That orange line shows how the S&P 500 fell out of that channel and then rebounded back up. This is what it looked like in a bigger picture.

Now this is what it looks like today.

It is tracing out a very similar pattern to 2007. The key is to keep a close eye on this chart. The best case scenario is that the market will recover back into that channel than rise out of it. The worst case scenario is a bear market. I will keep everyone posted in real time on this blog.

As a reminder, if you are concerned that you are not taking the right type of risk in your portfolio, I am always happy to review what you are doing. It doesn’t take very long at all. You can email me at This e-mail address is being protected from spambots. You need JavaScript enabled to view it or call my office 972-386-0384.

 
Crash or Correction or Bear Market?

Considering what is happening in the markets, I wanted to share with you a letter that I sent out to my clients this morning.

As a review, let’s take a look at what is happening in real time. First the S&P 500. We have been watching this channel as the market has gone back and forth between the two blue lines since last November. As I stated in past letters, the S&P 500 should break out of that channel with vengeance. It has done so to the downside. Keep in mind, the last two bull markets have ended in this same pattern. 5 of 5 of the worst bear markets in history have been preceded by some variation of this pattern.

Now the Dow Jones Industrial Average

As written about, the Dow is in a 13 year megaphone pattern. You can see on the chart it is going through the same pattern as in the 70’s. We would be at point 5 if this continues to play out. Point 5 in 1973 produced a -45% decline. 1973 just like today was a Shemitah year. The reaction in point 5 is telling. Thus far, the market has started a big decline at point 5.

 

 

Crash or Correction or Bear Market?

The Dow Jones opened this morning down over a 1,000 points. Typically, when the market opens with that much loss it recovers throughout the day. The key is what happens in the afternoon. If the selling returns, it could get out of hand quickly. As I write, the market is trying to recover. Keep an eye on it.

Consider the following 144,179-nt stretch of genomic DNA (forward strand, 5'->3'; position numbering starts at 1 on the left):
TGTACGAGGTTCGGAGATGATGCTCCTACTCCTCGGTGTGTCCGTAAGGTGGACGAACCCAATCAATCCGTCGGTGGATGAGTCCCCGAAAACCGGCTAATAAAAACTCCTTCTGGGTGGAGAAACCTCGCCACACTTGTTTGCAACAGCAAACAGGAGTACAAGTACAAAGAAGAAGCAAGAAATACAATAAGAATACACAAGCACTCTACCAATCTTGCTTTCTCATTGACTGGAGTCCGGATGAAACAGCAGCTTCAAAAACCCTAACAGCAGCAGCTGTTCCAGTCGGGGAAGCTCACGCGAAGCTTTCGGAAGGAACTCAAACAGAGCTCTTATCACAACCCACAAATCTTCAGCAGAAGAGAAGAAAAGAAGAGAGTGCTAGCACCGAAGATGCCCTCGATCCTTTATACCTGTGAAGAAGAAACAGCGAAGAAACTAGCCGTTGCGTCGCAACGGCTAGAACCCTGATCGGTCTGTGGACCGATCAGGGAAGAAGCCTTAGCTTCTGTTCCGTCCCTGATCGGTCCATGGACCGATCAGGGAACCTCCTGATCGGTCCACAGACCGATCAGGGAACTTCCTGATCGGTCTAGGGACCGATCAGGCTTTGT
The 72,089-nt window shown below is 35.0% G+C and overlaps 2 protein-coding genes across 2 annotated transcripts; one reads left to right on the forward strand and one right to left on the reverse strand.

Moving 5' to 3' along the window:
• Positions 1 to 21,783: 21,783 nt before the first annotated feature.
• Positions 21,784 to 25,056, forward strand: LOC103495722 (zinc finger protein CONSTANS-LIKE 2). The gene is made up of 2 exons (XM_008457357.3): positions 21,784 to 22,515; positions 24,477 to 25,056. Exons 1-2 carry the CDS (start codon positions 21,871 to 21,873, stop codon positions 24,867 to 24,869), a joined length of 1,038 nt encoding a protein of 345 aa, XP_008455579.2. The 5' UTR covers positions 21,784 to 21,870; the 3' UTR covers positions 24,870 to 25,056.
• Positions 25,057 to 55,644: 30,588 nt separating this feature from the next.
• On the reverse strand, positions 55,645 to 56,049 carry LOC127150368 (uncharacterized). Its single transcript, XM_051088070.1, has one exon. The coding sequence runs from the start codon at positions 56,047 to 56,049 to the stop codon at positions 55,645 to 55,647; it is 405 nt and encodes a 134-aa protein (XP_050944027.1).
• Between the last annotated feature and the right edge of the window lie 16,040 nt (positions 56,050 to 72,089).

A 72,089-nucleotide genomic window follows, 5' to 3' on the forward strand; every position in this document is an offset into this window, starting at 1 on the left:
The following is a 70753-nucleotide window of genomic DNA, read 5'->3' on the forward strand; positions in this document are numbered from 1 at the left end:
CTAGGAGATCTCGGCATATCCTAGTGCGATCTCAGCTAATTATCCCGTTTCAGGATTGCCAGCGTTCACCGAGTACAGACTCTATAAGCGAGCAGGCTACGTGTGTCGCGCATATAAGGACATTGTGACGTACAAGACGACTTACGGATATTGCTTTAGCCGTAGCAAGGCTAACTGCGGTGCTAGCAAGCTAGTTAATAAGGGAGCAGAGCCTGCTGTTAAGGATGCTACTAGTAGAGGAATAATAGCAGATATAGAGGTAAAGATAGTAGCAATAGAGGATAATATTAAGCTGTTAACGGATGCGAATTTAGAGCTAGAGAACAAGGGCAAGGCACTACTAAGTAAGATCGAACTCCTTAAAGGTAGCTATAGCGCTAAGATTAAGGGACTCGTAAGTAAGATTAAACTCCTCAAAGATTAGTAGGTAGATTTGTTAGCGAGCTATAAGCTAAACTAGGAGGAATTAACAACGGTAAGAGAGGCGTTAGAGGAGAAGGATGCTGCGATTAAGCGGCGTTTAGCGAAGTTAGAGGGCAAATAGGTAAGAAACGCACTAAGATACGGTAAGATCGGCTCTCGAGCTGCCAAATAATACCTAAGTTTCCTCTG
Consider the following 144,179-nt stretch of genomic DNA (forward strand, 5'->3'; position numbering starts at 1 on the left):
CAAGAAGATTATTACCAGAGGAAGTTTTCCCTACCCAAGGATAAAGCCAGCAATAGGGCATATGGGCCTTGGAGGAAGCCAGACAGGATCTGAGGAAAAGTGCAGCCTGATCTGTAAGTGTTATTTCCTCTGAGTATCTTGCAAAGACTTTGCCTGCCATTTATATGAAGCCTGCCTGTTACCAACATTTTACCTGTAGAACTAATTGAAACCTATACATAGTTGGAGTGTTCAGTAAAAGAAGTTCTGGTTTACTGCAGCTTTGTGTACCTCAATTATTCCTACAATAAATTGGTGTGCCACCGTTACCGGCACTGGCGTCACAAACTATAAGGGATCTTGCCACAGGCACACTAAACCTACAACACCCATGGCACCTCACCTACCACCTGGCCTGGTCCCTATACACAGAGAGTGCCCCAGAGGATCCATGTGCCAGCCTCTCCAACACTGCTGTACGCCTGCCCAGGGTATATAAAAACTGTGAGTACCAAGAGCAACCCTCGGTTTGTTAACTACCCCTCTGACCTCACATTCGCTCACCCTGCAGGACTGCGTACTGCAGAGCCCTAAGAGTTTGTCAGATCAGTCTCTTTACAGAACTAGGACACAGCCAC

A normal correction in a bull market is a loss of 10 to 20%. A loss greater than 20% is a bear market. It is way too early to tell what we are dealing with. However, the following should point to caution.

  1. Psychology – Investors are not accustomed to normal losses. A 5% loss will feel like a 10% loss. The media is already blowing this way out of proportion. Investors are also more risk adverse than ever before. Year to date, investors have liquidated 78 billion dollars of mutual funds. I don’t think that today’s investor is going to stick around.

  2. Mutual Fund Cash – Mutual fund money managers have the lowest amount of cash on hand in history. Thus, if investors are selling their mutual funds, mutual fund money managers have to sell their stocks to create cash. This adds to the domino effect.

  3. Margin Debt – Investors have foolishly borrowed against their investment accounts to purchase more stocks. We have more margin debt than any time in history. AS stocks decline, brokerage companies will issue margin calls requiring investors to pay down their debt. That also adds to the selling